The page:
October 22, 2017 posted by James Parten

Sing Me A Cartoon #15: Sailor Man Rhythm

Believe it or not, songs were being written about Popeye even before the cartoons started coming out in 1933.

Reader’s Digest version: Popeye first appeared in Elzie Segar’s “Thimble Theatre” comic strip in early 1929–and pretty much took it over.

By 1931, the comoser Leon Flatow (a journeyman of Tin Pan Alley), and a lyricist named Kepell had a song ready for the publishing firm of Irving Berlin,Inc.

As far as is known, the only recording of the song was cut on May 8 of the year at the studios of the American Record Company (1776 Broadway), and issued here on several of their “dime-store” labels. This side also cam out in the U.K., on the Filmophone record–a transparent celluloid disc, in one of a number of different colors. This issue was billed as “Al Dollar And His Ten Cents”–a name Filmophone used for American recordings on that label.

A few weeks ago, we heard the record’s flip side, “Mickey Mouse (We All Love You So)”. Like that recording, “Popeye The Sailor Man” features Billy Murray (by then, the veritable Methuselah of recording artists). The band her gets a little more to do, and trumpet and saxophone soloists play hot variations on the theme.

Again, we should all know the story by heart. Max Fleischer began the “Popeye” cartoon series in 1933, and almost immediately, the series rivaled the success of Mickey Mouse–so much so that at least one writer trid to put a political spin on the “rivalry” between the Sailor Man and the four-fingered rodent.

Billy Costello did the voice of Popeye for two dozen shorts, then was unceremoniously given his walking-papers.

About the time he left, Costello went over to the American Record Company’s studios, and, accompanied by a small orchestra featuring trombonist (and possible director) Russ Morgan, cut “I’m Popeye The Sailor Man” and “Blow the Man Down”. This record sold acceptably well, and there are several uploads of it on YouTube and other such sites.

Costello would perform and record in England over the next few years, trading off his status as “the original Popeye’.

Of these records, the scarcest is an “Official Popeye Club Record”, cut in London for issue only in South Africa.

Meanwhile, we go back to the story we all should know.

After using Floyd Buckley–the Popeye of the radio seriess going on at the time–for one cartoon (Be Kind To Aminals), Fleischer found somebody in-house who could do Popeye, and do it very well indeed.

When Jack Mercer took over the voice work as Popeye, Max Fleischer lost a good in-betweener who was well on his way to becoming an animator in his own right.

But they gained a good, all-around voice talent, who did a number of voices for Fleischer, Famous, and Paramount Studios cartoons, as well as for cartoons Paramount produced for other people.

He was still hard at it in 1974,when he was the subject of a game of To Tell The Truth. And he was still at it when Hanna-Barbera produced a new batch of Popeye shorts for Saturday morning runs.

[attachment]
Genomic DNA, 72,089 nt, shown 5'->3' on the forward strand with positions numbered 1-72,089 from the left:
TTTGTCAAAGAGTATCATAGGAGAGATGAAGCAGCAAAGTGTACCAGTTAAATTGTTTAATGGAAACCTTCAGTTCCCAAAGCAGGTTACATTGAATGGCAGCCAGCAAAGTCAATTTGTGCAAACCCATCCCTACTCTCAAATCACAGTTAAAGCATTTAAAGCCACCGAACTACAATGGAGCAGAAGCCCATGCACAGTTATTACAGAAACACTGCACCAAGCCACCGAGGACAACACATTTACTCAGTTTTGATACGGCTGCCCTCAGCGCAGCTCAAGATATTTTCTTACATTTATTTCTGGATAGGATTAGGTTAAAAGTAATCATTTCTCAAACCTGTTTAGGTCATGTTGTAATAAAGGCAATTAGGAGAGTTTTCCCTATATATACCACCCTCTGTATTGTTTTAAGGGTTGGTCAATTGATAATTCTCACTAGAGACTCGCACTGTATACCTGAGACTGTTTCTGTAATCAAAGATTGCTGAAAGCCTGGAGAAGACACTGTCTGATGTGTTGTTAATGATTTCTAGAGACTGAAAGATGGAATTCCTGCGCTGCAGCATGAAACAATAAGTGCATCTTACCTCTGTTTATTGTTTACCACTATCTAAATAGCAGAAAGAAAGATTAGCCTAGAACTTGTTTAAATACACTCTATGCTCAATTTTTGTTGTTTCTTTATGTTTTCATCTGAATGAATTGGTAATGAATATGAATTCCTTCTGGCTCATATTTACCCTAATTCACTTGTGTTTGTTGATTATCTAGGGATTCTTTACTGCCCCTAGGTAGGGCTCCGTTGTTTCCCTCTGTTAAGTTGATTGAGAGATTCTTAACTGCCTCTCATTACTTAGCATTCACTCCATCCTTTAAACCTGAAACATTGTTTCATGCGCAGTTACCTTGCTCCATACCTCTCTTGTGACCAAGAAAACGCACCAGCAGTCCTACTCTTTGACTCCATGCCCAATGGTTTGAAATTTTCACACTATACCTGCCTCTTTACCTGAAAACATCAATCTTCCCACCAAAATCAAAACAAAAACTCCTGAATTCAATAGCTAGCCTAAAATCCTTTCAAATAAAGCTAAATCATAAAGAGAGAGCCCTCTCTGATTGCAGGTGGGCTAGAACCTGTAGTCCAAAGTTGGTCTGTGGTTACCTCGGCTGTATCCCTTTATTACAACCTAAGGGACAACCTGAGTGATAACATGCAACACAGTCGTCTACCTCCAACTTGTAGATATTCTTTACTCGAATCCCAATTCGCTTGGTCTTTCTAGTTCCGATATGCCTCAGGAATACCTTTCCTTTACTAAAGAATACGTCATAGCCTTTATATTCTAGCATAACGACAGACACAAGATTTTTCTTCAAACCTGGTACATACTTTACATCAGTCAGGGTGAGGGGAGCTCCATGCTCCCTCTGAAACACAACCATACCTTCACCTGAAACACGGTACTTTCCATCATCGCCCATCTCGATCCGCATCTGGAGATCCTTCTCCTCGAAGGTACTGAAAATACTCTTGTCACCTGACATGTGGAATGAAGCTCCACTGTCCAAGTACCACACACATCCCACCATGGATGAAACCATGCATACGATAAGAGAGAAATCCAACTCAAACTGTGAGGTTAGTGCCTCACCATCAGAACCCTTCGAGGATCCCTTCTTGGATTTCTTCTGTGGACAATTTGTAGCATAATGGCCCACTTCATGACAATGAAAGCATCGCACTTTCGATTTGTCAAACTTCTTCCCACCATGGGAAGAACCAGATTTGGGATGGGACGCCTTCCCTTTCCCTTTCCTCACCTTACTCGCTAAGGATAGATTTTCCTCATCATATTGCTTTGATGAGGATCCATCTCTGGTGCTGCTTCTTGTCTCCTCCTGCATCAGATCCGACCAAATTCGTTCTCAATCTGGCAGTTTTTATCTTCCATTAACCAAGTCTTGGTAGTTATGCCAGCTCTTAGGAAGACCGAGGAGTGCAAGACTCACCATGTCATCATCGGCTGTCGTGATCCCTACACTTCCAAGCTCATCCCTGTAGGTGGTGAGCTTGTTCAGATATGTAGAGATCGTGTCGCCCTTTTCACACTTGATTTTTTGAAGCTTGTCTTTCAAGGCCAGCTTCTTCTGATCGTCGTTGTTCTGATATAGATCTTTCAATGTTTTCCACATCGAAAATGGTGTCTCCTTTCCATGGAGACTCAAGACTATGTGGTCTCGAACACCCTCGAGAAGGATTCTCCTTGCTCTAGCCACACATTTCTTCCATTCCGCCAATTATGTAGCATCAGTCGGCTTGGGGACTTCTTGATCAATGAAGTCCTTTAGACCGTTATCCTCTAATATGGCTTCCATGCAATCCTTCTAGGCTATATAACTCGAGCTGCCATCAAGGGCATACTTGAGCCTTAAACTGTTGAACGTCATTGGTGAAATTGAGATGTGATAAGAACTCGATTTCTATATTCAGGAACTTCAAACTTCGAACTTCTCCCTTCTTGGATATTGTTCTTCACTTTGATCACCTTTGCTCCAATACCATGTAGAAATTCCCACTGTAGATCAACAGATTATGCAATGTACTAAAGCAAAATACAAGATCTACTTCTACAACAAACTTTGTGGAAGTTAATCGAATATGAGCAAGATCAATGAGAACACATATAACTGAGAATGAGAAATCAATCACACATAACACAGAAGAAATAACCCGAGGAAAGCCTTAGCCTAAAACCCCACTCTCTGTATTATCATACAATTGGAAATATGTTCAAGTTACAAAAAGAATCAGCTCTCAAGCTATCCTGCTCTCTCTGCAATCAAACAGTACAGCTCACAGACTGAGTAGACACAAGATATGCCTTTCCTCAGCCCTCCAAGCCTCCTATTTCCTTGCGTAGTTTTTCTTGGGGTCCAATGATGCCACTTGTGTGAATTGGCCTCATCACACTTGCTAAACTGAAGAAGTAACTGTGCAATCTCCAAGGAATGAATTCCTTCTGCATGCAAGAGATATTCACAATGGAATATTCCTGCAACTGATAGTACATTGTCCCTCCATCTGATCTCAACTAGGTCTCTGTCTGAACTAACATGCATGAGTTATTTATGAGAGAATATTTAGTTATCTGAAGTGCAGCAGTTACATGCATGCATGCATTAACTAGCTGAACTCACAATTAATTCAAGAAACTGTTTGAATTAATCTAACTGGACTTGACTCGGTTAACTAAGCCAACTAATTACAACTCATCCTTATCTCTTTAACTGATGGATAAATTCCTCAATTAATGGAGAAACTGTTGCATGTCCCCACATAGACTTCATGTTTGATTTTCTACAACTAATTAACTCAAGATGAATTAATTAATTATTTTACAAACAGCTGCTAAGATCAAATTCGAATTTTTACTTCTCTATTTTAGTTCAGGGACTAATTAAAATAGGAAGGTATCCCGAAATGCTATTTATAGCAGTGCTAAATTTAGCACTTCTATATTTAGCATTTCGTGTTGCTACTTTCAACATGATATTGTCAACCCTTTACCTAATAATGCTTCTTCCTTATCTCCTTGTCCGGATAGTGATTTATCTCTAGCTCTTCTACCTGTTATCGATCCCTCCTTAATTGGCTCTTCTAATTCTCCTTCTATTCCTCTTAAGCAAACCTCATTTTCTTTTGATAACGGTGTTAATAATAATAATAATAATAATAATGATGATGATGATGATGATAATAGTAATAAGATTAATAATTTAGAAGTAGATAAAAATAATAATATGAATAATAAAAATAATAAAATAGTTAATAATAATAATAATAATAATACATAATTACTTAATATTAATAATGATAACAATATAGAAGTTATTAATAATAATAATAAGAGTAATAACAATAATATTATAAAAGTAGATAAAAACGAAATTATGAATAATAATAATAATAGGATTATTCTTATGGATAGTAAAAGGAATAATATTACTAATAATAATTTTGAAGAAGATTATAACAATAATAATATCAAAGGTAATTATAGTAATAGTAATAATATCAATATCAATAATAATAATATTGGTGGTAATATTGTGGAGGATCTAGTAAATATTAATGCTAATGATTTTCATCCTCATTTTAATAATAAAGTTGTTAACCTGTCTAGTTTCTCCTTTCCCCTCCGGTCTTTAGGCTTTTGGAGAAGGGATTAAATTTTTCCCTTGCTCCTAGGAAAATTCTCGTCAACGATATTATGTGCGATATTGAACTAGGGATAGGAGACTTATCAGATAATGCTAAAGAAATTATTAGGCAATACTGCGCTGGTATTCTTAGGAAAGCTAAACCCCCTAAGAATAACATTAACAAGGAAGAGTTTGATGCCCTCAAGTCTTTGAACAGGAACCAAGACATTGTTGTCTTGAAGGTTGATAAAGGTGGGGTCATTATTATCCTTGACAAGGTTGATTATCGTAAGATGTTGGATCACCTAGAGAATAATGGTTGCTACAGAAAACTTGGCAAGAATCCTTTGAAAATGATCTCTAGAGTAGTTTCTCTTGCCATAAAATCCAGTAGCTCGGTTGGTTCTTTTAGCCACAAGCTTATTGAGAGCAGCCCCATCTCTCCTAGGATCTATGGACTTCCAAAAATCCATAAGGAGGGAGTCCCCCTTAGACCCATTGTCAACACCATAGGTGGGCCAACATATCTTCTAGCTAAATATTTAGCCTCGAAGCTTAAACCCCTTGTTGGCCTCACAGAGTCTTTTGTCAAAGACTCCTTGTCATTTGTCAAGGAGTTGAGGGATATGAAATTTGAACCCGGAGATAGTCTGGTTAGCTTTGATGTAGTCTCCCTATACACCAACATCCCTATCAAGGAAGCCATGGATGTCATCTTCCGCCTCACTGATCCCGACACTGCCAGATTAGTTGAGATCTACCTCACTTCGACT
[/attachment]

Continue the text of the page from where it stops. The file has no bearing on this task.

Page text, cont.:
Next Week: More Sailor Man Rhythm.


  • Popeye: Oh, Olive Oyl! Olive Oyl!
    Olive: Here I am, Popeye!
    Popeye: Where’s me spinach? Where’s me spinach??
    Olive: My oh my, Popeye, but you’re eating too much spinach!
    Popeye: (laughs heartily) Well, blow me down!
    Olive: Is that right, Popeye? Eat all that spinach to make those big muscles??
    Popeye: Nah, t’ain’t so! I yam what I yam on account of I eats me spinach! (laughs)

  • There was a earlier version of the Popeye theme called “Strike Up the Band Here Comes Popeye the Sailor” that was on introductory Betty Boop cartoon Popeye the Sailor. This tune was based on another popular song “Strike Up The Band Here Comes a Sailor” which came out in 1900, 33 years before Betty Boop Meets Popeye the Sailor.

  • Billy Murray’s ubiquity as a voice/singer in the early Fleischer sound cartoons makes his number here sound like something you might have heard in a Fleischer cartoon as an alternative song for Popeye (just as the studio tried out three different theme songs for Betty Boop before finally settling on “Sweet Betty” as the preferred one in 1935).

    William Costello, post-Fleischer but in Popeye voice, singing “The Merry-Go-Round Broke Down” remains the oddest juxtaposition of voice to song in terms of hearing one studio’s main character doing another studio’s signature theme.

  • Poley McClintock, anyone?

  • (1) I believe Mercer did double in brass, later, as a story man for Famous.

    (2) What’s interesting is hearing Poley McClintock at the very end of “I Say It’s Spinach (and the Hell With It)” from “Face the Music.” I don’t know (yet) if that’s what Craig D. is alluding to immediately above, but here’s a nice, clean version: (see 2:47 ff). The uploader helpfully put excerpts from a later Fleischer Popeye on that clip.

    • “I say it’s spinach…” is a reference to a famous early cartoon in THE NEW YORKER that features a mother putting a plate of vegetables in front of her daughter and saying, “It’s broccoli, dear,” to which the little girl replies, “I say it’s spinach and I say the hell with it.” In what may be the earliest example of a “meme” (decades before the internet), “I say it’s spinach..” became a common catchphrase for calling BS on someone.

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